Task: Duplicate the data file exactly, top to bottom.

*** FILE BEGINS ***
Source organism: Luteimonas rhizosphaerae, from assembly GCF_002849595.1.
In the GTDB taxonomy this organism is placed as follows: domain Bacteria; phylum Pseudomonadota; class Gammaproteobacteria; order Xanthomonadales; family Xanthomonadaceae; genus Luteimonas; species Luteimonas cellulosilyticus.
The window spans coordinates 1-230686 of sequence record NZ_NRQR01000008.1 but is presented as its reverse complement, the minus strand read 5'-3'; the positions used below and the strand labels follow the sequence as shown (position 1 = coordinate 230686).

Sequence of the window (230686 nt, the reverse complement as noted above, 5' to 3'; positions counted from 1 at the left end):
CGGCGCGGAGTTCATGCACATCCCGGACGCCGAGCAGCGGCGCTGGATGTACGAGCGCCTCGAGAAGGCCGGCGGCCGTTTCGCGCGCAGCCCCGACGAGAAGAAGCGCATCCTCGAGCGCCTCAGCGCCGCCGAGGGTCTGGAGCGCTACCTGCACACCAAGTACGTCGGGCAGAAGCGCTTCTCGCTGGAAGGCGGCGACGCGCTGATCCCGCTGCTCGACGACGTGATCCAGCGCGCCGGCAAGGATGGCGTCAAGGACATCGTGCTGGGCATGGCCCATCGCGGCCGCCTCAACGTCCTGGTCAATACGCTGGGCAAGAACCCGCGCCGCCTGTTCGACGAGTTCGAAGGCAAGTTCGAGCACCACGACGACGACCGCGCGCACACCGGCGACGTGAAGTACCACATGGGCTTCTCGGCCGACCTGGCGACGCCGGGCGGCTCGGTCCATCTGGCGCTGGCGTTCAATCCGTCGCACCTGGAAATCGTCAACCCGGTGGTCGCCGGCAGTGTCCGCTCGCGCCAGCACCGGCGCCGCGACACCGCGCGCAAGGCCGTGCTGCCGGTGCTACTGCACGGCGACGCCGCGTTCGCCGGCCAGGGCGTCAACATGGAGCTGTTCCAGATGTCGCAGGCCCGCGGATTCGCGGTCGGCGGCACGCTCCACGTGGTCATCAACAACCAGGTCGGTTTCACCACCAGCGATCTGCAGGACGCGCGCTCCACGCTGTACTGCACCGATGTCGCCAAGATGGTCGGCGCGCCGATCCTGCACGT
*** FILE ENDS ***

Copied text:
Source organism: Luteimonas rhizosphaerae, from assembly GCF_002849595.1.
In the GTDB taxonomy this organism is placed as follows: domain Bacteria; phylum Pseudomonadota; class Gammaproteobacteria; order Xanthomonadales; family Xanthomonadaceae; genus Luteimonas; species Luteimonas cellulosilyticus.
The window spans coordinates 1-230686 of sequence record NZ_NRQR01000008.1 but is presented as its reverse complement, the minus strand read 5'-3'; the positions used below and the strand labels follow the sequence as shown (position 1 = coordinate 230686).

Sequence of the window (230686 nt, the reverse complement as noted above, 5' to 3'; positions counted from 1 at the left end):
CGGCGCGGAGTTCATGCACATCCCGGACGCCGAGCAGCGGCGCTGGATGTACGAGCGCCTCGAGAAGGCCGGCGGCCGTTTCGCGCGCAGCCCCGACGAGAAGAAGCGCATCCTCGAGCGCCTCAGCGCCGCCGAGGGTCTGGAGCGCTACCTGCACACCAAGTACGTCGGGCAGAAGCGCTTCTCGCTGGAAGGCGGCGACGCGCTGATCCCGCTGCTCGACGACGTGATCCAGCGCGCCGGCAAGGATGGCGTCAAGGACATCGTGCTGGGCATGGCCCATCGCGGCCGCCTCAACGTCCTGGTCAATACGCTGGGCAAGAACCCGCGCCGCCTGTTCGACGAGTTCGAAGGCAAGTTCGAGCACCACGACGACGACCGCGCGCACACCGGCGACGTGAAGTACCACATGGGCTTCTCGGCCGACCTGGCGACGCCGGGCGGCTCGGTCCATCTGGCGCTGGCGTTCAATCCGTCGCACCTGGAAATCGTCAACCCGGTGGTCGCCGGCAGTGTCCGCTCGCGCCAGCACCGGCGCCGCGACACCGCGCGCAAGGCCGTGCTGCCGGTGCTACTGCACGGCGACGCCGCGTTCGCCGGCCAGGGCGTCAACATGGAGCTGTTCCAGATGTCGCAGGCCCGCGGATTCGCGGTCGGCGGCACGCTCCACGTGGTCATCAACAACCAGGTCGGTTTCACCACCAGCGATCTGCAGGACGCGCGCTCCACGCTGTACTGCACCGATGTCGCCAAGATGGTCGGCGCGCCGATCCTGCACGT